We edge a little closer to male-defined female sexuality with violinist Lili Haydn's 1997 debut album, Lili. Her songs veer into Kate Bush's quirky demesne more than once, but after the bombastic, tech-headed production (her own) gets through with them, they often end up sounding more like Toyah Wilcox. The cover art emphasizes her passing facial resemblance to Liv Tyler, and the protruding lines "She strips for strangers" and "My tits are real", in the first few songs, suggest the kind of album a fashion model might commission to surround to herself with. This superficial impression disintegrates almost instantly, however, and the only thought with any relation to models that lingers behind is that although Lili and Milla Jovovich's The Divine Comedy are polar production opposites, it seems to me that they share a compositional eccentricity and an instinct for abstruse detail. The oblique "Stranger" oscillates from chirpy, falsetto verses to fiery, surging choruses, and the line about stripping turns out to be part of the story of a hitchhiker the narrator picks up (I think), whose plight leads her to the encouraging plea "Liberate me from inaction". "Someday", part "Army Dreamers" dance remix and part gothic death-metal grind, interrupts a hopeful list of things in the girl's future to say "Someday we'll have a new language, / Someday we'll say what we mean", as if a new language is necessary for sincerity, like the language we have has had its capacity for honesty chewed completely out of it. "Real" exaggerates "Someday"'s structure, the delicate parts assuming a lunatic exuberance and the metal passages sinking further into blistering noise. The instrumental "Salome" combines Celtic and Eastern violin urges with a Loreena McKennitt-esque equanimity. "Take Somebody Home", musically the closest thing to a standard pop song (until the end when it starts morphing into "Night on the Bald Mountain"), turns out to be a child's confused entreaty to her mother to let them adopt some homeless people, the stray-pet instinct swelled into genuine human compassion. The dark, pounding "Faithful One", perhaps following the girl's mother into a nightmare, wonders what life would be like without her child. "Baby", its helicopter noises and irregular structure reminiscent of parts of Kate's The Ninth Wave, to me, and its hushed vocals seemingly borrowed from fellow violinist Lisa Germano, follows the baby's part of the story; the wah-laden "Mama" turns back to the mother, but is actually told from the child's point of view, as she apologizes for whatever part her existence played in the mother staying in an abusive relationship, and hopes the mother's experience will show them both how to escape. The brittle "Daddy", punctuated by pummeling orchestral timpani and a blood-curdling half-yodel, half-shriek, has, unsurprisingly, little to say to the absent man other than, over and over, accusingly, "I feel you, Daddy". And after that Lili seems to run out of words for the family, and the finale, "Wants Deep", is another instrumental, slow, drifting piano forming a cold, gleaming frame for Lili's eerie, sighing violin. Her violin winds through all these songs, in fact, and unlike with Tracy Bonham, where to me the violin gets swallowed up in the rest of the noise, and Lisa Germano, where the songs are so frightening that it makes no difference what instruments are involved, Lili seems to me like a rock album built around the violin the way most rock albums are built around guitars. And though the violin isn't strictly a women's instrument, it somehow sounds, in Lili's hands, like the cornerstone of what could, if enough people wanted it to, be a feminine rock form the men would have to sneak into the same way women have had to surreptitiously learn to play power chords.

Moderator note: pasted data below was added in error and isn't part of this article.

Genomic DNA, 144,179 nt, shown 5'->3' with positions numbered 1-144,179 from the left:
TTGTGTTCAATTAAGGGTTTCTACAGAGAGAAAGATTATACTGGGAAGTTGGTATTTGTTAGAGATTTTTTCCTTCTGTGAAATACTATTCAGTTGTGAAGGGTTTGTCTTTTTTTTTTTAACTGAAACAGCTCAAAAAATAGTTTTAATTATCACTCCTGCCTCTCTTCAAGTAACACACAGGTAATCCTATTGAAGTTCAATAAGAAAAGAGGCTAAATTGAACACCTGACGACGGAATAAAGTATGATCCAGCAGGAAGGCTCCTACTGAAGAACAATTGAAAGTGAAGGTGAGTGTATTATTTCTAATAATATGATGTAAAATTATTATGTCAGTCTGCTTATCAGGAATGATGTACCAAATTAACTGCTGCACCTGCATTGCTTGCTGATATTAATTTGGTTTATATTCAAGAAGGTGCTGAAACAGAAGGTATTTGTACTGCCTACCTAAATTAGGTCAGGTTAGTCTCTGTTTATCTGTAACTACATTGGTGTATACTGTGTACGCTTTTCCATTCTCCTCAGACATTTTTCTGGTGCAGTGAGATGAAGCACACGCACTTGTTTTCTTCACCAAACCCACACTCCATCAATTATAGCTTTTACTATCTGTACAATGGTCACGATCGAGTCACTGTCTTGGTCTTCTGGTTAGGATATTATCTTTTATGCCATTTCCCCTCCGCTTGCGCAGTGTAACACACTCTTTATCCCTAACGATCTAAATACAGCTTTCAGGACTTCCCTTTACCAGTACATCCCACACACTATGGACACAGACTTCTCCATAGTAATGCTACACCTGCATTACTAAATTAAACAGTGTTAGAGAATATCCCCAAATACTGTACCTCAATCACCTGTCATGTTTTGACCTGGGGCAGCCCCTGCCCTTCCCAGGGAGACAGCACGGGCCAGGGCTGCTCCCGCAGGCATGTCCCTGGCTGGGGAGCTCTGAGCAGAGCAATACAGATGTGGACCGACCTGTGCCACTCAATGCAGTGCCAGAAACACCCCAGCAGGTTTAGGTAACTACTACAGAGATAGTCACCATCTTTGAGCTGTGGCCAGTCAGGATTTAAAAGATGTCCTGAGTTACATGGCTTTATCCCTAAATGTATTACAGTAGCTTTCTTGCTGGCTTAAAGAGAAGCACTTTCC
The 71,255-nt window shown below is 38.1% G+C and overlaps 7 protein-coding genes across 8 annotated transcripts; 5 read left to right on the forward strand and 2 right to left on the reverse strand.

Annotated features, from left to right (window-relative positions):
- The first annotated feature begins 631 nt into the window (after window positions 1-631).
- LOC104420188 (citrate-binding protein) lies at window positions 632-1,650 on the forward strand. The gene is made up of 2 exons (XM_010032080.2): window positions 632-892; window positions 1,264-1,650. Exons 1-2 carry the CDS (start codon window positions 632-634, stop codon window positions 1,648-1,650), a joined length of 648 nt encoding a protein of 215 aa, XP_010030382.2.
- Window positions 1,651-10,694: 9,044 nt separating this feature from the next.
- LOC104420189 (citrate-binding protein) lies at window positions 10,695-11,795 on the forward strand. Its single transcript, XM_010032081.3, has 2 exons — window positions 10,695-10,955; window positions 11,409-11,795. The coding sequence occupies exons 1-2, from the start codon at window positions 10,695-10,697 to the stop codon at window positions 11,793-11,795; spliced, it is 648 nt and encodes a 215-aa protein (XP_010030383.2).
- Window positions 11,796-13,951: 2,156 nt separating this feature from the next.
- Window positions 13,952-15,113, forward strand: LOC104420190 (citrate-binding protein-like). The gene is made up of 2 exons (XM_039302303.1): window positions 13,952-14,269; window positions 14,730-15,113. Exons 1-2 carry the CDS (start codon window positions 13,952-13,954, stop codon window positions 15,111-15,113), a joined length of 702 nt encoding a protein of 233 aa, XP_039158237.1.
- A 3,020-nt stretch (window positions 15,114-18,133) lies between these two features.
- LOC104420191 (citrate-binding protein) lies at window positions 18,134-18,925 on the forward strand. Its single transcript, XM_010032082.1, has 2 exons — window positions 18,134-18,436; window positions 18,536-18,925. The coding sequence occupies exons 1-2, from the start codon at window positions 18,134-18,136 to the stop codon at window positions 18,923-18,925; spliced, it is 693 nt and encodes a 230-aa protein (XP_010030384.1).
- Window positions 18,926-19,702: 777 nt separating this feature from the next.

The Tuesdays: The Tuesdays